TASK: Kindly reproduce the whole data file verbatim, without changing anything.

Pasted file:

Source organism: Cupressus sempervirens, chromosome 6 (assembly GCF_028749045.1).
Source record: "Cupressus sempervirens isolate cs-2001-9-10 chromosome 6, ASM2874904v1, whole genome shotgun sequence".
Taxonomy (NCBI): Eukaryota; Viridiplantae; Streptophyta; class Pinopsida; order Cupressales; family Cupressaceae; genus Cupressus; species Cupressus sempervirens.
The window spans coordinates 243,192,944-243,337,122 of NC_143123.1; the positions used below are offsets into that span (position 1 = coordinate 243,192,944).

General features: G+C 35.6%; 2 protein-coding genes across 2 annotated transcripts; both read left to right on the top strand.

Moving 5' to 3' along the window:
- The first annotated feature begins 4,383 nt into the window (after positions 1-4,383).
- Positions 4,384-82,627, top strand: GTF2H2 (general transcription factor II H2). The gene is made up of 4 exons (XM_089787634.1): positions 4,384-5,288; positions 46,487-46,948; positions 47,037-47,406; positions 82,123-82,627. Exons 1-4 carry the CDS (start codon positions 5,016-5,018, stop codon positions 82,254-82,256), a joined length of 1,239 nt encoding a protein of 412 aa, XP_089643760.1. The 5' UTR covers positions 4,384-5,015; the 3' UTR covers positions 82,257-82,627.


Source organism: Cupressus sempervirens, chromosome 6 (assembly GCF_028749045.1).
Source record: "Cupressus sempervirens isolate cs-2001-9-10 chromosome 6, ASM2874904v1, whole genome shotgun sequence".
Taxonomy (NCBI): Eukaryota; Viridiplantae; Streptophyta; class Pinopsida; order Cupressales; family Cupressaceae; genus Cupressus; species Cupressus sempervirens.
The window spans coordinates 243,192,944-243,337,122 of NC_143123.1; the positions used below are offsets into that span (position 1 = coordinate 243,192,944).

General features: G+C 35.6%; 2 protein-coding genes across 2 annotated transcripts; both read left to right on the top strand.

Moving 5' to 3' along the window:
- The first annotated feature begins 4,383 nt into the window (after positions 1-4,383).
- Positions 4,384-82,627, top strand: GTF2H2 (general transcription factor II H2). The gene is made up of 4 exons (XM_089787634.1): positions 4,384-5,288; positions 46,487-46,948; positions 47,037-47,406; positions 82,123-82,627. Exons 1-4 carry the CDS (start codon positions 5,016-5,018, stop codon positions 82,254-82,256), a joined length of 1,239 nt encoding a protein of 412 aa, XP_089643760.1. The 5' UTR covers positions 4,384-5,015; the 3' UTR covers positions 82,257-82,627.